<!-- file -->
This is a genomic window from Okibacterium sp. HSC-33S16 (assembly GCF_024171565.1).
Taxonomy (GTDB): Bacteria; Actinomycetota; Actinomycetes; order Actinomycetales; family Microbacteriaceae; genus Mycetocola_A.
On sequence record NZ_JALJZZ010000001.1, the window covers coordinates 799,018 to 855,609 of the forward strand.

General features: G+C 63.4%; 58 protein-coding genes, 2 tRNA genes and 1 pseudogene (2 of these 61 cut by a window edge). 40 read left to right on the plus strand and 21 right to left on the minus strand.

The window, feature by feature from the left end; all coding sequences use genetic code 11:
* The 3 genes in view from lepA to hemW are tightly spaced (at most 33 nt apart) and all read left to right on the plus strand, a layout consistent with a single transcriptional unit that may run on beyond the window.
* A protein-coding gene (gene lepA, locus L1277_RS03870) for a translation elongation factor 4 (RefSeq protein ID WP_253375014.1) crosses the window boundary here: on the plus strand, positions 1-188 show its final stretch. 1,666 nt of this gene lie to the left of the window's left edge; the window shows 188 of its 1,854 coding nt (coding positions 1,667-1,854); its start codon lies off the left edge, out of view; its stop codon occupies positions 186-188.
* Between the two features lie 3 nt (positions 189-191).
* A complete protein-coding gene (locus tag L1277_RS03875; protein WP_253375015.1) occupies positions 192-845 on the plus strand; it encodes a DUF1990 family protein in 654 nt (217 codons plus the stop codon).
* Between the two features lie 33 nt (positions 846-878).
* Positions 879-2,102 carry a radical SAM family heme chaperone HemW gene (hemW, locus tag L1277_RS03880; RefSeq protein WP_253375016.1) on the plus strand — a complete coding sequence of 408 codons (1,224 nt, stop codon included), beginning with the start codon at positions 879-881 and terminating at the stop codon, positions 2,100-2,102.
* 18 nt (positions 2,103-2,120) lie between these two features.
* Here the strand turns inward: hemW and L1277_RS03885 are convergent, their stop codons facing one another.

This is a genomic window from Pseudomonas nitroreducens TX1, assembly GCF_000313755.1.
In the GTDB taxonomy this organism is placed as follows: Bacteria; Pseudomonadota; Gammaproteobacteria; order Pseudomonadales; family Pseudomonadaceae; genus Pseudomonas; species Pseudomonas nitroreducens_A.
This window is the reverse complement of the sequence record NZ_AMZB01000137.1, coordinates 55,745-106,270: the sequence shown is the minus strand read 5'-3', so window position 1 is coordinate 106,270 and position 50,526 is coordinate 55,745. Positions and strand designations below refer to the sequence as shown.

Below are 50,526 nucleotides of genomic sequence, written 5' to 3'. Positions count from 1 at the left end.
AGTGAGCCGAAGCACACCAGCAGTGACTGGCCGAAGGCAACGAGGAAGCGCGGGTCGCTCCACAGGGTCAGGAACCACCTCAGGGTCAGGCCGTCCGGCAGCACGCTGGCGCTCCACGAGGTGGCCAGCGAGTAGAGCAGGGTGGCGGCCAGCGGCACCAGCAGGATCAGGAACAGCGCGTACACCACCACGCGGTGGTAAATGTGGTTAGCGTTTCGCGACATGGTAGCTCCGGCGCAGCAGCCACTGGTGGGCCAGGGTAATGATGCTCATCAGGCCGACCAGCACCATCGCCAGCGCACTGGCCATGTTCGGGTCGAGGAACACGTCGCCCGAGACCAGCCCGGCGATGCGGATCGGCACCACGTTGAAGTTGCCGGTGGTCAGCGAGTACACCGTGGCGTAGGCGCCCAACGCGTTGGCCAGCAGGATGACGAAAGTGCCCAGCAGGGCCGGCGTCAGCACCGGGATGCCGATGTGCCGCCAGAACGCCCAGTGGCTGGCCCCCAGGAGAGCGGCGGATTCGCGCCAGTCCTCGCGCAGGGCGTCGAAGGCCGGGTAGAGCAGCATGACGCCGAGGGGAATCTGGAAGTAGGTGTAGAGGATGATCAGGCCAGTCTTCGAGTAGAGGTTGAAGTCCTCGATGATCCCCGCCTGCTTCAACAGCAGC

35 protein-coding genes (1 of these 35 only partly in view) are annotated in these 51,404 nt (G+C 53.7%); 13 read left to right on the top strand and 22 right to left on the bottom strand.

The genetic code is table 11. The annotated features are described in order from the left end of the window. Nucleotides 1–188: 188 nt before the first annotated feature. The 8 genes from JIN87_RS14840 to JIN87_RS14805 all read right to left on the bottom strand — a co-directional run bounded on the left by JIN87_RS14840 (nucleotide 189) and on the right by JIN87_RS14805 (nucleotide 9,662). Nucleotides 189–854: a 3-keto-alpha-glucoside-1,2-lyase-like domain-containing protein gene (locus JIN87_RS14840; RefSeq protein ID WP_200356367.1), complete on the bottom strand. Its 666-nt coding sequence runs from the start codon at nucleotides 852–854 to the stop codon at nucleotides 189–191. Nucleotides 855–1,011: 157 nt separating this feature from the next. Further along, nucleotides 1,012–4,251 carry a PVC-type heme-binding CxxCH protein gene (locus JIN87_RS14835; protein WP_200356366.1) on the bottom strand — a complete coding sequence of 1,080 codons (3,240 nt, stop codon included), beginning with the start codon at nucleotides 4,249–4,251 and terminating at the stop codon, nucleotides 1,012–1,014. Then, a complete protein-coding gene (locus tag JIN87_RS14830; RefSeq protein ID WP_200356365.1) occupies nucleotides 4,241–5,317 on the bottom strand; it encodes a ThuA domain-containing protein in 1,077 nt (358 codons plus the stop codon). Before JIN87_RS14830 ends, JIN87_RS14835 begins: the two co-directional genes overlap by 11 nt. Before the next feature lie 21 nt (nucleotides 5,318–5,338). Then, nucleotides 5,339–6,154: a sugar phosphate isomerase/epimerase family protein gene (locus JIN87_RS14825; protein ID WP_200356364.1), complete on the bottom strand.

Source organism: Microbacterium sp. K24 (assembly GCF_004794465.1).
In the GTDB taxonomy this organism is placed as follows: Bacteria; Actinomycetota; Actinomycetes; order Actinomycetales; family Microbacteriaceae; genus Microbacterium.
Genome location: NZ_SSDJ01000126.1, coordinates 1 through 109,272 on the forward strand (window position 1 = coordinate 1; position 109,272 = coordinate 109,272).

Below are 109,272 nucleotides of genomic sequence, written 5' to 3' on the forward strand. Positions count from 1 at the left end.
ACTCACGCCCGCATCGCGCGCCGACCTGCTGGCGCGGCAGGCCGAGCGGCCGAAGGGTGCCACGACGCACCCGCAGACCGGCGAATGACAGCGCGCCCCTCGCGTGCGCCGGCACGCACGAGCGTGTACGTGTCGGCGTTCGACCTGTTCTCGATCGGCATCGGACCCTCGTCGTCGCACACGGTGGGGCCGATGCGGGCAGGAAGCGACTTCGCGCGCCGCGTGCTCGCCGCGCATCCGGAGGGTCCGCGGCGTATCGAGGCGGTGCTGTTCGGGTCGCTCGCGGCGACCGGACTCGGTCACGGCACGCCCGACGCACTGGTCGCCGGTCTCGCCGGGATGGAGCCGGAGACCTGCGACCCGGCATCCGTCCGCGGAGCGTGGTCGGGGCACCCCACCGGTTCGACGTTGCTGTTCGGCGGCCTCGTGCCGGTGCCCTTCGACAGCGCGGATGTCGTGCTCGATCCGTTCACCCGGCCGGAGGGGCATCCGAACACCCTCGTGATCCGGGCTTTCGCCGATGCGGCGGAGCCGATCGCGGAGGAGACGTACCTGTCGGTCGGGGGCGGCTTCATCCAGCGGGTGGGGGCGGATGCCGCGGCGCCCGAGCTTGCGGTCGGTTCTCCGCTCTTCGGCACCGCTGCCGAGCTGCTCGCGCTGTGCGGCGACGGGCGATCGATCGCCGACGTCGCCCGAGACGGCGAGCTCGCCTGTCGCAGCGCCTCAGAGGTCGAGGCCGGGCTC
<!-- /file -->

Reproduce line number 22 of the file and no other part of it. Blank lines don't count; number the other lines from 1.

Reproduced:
In the GTDB taxonomy this organism is placed as follows: Bacteria; Actinomycetota; Actinomycetes; order Actinomycetales; family Microbacteriaceae; genus Microbacterium.